The city of Henderson, KY is in the process of passing and ordinance that bans smoking. It seems that there is a wave this thing going on - at least in this area. Henderson follows Owensboro, Lexington, and Frankfort of cities in Kentucky that are moving in this area. Henderson, however, may have the strictest legislation of them all because in its present form, the legislation would ban all smoking in public - even in bars.
Henderson is a city that can't stay away from controversy. It seems that every year there is SOMETHING that gets the citizens' bowels in an uproar. Last year, the issue was a payroll tax. Previously, there was a gay rights ordinance (that was quickly overturned the following year when the citizenry ousted the representatives that voted for it). This year's controversy is the smoking ban.
The basic dilemma is does the desire to protect the public from the nuisance and danger of second-hand smoke outweigh the freedom of business owners to decide their own policies regarding smoking. There are key points on both sides.
On the pro-ban side:
Government regulates all the time regarding public safety and nuisances. There are laws forcing drivers to wear seatbelts and motorcycle riders to wear helmets. Property owners must keep their lawns cut at a reasonable height, and one cannot have cars old cars parked in their yards. Protecting the health of non-smokers - especially children and employees (who are both compelled by their position to be present) is not out of line. It is the responsible thing for government to do to protect the citizenry.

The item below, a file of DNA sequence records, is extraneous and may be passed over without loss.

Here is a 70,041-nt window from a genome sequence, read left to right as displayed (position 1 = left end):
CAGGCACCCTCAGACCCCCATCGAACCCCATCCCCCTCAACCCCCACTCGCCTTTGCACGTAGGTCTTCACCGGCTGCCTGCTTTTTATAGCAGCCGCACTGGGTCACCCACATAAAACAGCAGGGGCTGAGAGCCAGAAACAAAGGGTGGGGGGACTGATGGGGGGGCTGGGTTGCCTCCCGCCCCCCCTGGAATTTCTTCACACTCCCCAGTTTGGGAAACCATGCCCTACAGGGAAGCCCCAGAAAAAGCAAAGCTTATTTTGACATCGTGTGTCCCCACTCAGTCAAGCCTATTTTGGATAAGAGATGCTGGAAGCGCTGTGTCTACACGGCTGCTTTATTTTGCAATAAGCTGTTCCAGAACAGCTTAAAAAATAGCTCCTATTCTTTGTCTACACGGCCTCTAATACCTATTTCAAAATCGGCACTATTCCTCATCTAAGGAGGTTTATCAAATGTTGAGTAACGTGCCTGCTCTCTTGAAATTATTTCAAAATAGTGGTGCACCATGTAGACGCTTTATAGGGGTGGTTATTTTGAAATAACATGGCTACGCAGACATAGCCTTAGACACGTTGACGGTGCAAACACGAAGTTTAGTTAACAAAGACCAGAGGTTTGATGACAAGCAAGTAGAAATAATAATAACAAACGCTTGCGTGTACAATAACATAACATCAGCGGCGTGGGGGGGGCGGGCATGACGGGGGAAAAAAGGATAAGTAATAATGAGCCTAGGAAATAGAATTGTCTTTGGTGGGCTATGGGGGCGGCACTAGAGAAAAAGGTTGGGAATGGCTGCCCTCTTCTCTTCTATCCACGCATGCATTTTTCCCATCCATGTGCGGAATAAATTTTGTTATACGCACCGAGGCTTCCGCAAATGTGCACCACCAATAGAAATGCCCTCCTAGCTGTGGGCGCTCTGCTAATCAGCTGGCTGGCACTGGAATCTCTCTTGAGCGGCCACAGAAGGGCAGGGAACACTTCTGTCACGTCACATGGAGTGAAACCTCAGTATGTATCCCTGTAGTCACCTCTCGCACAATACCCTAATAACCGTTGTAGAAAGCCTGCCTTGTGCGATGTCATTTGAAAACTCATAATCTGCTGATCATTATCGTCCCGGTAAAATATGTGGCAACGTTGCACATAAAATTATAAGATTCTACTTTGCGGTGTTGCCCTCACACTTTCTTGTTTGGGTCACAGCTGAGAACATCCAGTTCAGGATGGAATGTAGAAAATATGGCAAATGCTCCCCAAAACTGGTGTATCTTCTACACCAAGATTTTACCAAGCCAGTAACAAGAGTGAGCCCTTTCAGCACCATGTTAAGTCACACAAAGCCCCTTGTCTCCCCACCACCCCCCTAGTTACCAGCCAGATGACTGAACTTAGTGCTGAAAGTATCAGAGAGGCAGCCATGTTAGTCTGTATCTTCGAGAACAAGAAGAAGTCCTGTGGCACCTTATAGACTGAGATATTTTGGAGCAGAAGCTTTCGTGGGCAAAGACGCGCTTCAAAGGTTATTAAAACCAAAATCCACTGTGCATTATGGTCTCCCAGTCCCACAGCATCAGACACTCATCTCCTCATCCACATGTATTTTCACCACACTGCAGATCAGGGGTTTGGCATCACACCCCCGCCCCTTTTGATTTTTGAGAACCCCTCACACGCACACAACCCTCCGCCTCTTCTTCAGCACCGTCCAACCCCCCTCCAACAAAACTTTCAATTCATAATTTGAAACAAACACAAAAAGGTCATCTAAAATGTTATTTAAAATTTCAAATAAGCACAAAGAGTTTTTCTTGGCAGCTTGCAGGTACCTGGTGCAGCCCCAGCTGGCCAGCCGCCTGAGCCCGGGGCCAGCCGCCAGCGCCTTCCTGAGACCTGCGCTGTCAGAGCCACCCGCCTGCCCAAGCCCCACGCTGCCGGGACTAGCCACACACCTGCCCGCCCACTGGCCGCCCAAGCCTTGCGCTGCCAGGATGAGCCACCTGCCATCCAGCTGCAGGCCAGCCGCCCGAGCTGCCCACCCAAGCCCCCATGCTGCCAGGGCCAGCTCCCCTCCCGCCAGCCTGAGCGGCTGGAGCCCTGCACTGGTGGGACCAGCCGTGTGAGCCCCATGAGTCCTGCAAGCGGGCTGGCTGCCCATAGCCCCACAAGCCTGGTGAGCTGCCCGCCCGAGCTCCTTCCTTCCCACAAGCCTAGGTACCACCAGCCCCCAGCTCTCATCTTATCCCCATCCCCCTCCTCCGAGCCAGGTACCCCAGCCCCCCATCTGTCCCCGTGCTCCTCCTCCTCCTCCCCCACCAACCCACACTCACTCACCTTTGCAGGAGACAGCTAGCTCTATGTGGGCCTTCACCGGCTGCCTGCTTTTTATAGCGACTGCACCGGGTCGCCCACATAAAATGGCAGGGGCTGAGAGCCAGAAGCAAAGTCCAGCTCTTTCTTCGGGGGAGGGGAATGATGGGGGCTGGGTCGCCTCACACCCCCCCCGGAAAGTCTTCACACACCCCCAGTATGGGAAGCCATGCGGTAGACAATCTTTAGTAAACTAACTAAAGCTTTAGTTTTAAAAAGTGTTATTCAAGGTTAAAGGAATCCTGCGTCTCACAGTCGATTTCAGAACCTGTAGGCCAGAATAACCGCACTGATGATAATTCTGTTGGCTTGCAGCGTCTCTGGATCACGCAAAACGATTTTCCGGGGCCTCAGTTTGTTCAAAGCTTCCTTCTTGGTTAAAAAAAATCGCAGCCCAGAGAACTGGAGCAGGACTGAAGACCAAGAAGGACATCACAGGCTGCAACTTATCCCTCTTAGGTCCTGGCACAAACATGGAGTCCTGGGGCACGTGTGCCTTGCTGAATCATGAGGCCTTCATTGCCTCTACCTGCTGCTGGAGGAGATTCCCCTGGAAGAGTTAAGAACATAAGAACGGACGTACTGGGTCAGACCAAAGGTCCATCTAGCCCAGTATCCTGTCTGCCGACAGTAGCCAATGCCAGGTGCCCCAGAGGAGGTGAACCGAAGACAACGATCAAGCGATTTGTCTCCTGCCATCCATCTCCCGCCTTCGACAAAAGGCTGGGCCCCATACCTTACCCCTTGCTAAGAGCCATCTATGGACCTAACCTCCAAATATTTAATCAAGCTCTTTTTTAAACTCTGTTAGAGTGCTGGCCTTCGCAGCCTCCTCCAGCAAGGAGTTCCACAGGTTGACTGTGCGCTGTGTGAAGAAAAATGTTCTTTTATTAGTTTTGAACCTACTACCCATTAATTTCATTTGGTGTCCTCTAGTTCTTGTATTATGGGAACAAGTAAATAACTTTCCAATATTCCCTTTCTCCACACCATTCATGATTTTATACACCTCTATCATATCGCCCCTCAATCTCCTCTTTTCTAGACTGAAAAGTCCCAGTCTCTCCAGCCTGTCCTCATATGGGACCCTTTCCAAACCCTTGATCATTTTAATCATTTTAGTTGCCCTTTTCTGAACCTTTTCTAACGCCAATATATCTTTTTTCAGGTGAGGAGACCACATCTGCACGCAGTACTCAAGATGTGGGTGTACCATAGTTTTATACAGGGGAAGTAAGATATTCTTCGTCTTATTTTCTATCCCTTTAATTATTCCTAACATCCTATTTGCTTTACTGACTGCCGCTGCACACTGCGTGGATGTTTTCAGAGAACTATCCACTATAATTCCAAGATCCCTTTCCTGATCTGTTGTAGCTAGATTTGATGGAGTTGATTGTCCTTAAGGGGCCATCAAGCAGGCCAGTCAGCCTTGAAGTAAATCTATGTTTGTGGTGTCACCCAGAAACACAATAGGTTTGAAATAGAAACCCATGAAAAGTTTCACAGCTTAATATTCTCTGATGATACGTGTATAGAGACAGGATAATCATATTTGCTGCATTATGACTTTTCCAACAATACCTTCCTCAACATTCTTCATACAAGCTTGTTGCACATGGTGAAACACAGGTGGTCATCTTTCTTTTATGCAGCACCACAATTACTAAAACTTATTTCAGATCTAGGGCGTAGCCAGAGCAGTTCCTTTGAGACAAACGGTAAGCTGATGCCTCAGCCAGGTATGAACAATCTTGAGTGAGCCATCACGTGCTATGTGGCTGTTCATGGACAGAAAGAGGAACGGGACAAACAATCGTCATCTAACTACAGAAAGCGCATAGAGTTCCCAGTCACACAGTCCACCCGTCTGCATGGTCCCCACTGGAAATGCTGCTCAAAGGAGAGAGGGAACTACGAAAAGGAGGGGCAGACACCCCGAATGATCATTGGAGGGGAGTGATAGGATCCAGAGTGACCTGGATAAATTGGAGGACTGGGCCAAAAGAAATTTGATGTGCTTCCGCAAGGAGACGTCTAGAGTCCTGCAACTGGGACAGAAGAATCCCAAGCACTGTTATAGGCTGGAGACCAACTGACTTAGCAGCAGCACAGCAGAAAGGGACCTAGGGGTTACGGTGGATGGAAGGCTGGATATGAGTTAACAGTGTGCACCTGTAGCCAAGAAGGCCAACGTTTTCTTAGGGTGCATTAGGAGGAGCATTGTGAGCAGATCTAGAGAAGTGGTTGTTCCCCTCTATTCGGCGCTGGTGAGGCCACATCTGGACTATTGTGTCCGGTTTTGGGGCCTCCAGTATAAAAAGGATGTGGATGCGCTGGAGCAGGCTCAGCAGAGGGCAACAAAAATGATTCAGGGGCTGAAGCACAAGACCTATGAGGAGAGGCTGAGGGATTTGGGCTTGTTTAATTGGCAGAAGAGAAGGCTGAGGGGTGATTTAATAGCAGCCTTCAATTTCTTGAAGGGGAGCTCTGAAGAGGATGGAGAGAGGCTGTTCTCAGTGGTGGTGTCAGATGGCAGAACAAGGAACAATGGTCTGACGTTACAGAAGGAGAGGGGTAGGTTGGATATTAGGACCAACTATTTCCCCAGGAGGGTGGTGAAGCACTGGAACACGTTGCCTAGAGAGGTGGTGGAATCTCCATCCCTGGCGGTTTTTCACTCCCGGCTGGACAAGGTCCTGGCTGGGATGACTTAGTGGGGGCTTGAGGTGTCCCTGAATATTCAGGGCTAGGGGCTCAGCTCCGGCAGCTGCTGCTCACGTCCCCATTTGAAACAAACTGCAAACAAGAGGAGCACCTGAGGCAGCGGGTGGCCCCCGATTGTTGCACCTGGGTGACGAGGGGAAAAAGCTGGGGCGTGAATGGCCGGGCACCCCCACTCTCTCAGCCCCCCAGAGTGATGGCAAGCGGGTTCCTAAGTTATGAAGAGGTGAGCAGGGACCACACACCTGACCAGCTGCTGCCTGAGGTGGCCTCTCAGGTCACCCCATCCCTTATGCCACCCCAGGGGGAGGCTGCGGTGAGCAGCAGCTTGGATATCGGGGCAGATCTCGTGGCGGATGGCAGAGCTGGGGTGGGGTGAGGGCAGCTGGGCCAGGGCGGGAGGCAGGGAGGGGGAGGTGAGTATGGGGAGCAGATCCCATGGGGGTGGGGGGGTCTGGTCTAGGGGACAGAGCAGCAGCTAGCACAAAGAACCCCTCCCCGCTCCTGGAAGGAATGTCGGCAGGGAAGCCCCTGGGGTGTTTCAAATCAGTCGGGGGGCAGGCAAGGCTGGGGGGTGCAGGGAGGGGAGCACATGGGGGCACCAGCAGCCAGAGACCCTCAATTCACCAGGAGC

On the anti-ban side:
Business owners in a free country have the right to decide the policies that occur in their businesses. Many people come to these establishments to relax, smoke and drink. Smoking is a basic element of this lifestyle and customers will go elsewhere if they aren't allowed to smoke. This will drive businesses to close (one in Henderson has already put his club up for sale). Nonsmokers know what to expect when going to these type of establishments. They can choose to go elsewhere if they do not want to be in that atmosphere. In a free, capitalistic society, we should let the market decide.
Those are the basic arguments. If anyone has an opinion on this, I would like to hear it. Just like in the "Little League Ethics" post, I will give my opinion next time.